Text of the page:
Pike spent the next two years playing for minor league teams. He got a brief call-up in 1881 to play for the Worcester Worcesters, but the 36 year-old Pike could no longer play effectively, hitting .111 and not managing a single extra-base hit in 18 at-bats over 5 games. His play was so poor as to arouse suspicions, and Pike found himself banned from the National League that September. He turned to haberdashery, the vocation of his father, and spent another six years playing only amateur baseball. In 1887, the New York Metropolitans of the American Association gave Pike another chance. The only game he played was more of a sending off than a new start, though, and Pike headed back to his haberdashery once more. On October 10, 1893, Lip Pike died of a heart disease at the age of forty-eight. He was interred in the Salem Fields Cemetery in Brooklyn, New York.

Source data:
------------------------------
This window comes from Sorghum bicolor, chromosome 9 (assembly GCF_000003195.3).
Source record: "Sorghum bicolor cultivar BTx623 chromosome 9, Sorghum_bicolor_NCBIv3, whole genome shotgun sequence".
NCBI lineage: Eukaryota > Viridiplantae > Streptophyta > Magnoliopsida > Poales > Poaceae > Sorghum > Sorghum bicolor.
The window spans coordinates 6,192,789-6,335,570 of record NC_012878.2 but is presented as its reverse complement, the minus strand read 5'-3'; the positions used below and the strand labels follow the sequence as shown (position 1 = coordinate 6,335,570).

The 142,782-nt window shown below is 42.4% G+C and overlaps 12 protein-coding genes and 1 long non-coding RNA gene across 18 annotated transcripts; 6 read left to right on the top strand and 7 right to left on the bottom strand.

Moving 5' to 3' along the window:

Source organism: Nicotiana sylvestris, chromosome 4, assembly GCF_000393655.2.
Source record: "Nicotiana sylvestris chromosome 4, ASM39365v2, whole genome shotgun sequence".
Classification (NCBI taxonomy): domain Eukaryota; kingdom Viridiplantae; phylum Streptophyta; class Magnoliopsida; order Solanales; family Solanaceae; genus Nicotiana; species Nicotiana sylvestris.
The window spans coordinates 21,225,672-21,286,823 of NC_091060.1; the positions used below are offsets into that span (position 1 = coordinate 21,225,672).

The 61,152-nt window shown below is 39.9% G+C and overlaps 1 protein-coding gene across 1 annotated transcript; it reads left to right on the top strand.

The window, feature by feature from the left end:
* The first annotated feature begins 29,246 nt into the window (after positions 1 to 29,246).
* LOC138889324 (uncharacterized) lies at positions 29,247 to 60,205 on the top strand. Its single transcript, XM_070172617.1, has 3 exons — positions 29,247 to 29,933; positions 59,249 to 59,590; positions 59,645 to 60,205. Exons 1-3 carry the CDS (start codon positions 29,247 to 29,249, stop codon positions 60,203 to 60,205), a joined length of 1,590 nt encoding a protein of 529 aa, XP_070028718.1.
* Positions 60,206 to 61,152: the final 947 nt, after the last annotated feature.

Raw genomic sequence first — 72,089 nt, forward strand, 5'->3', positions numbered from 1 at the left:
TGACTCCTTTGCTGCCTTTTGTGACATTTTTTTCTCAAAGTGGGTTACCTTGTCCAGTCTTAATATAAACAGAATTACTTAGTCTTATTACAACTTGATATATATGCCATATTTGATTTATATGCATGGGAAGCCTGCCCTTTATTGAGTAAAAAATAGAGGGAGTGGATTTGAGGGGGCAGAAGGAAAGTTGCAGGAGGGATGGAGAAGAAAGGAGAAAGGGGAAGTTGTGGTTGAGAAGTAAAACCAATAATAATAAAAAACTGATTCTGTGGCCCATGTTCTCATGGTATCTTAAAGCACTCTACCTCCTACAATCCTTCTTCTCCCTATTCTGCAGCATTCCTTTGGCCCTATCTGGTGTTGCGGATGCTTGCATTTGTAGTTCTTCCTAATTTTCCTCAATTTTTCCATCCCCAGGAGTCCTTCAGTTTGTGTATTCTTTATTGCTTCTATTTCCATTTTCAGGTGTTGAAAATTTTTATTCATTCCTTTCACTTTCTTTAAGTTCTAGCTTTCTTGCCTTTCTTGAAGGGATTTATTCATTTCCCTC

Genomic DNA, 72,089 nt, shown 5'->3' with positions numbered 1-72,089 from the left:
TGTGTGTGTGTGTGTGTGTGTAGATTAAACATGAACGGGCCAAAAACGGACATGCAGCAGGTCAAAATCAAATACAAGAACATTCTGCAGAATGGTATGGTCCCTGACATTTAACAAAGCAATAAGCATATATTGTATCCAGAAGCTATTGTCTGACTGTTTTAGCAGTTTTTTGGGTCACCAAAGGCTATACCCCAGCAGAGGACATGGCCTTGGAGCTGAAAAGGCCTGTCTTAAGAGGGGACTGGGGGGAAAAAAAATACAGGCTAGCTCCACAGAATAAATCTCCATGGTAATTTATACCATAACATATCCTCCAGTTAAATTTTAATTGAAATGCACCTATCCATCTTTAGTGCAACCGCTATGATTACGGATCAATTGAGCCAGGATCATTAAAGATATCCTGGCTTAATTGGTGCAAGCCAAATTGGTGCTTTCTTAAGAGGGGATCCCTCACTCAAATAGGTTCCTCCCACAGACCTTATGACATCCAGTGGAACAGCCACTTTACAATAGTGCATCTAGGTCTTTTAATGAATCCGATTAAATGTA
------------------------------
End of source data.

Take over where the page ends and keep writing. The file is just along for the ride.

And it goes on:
Lip Pike was one of the premier players of his day. He was a great slugger and one of the best home run hitters of his day, so much so that stories about balls he hit were told for quite some time after he stopped playing. He was also one of the fastest players in the league. He would occasionally race any challenger for a cash prize, rountinely coming out the winner. On August 16, 1873, he faced a trotting horse in a hundred-yard sprint, and won, earning $250. He was also the first famous Jewish baseball player, and has been inducted into the International Jewish Sports Hall of Fame. In 1936, long after the players he faced had retired, and 43 years after his death, Pike received a vote for the Baseball Hall of Fame in its first election. Although it was only a single vote, the memory of his deeds on the diamond was strong enough that he was remembered nearly 60 years after his last great season.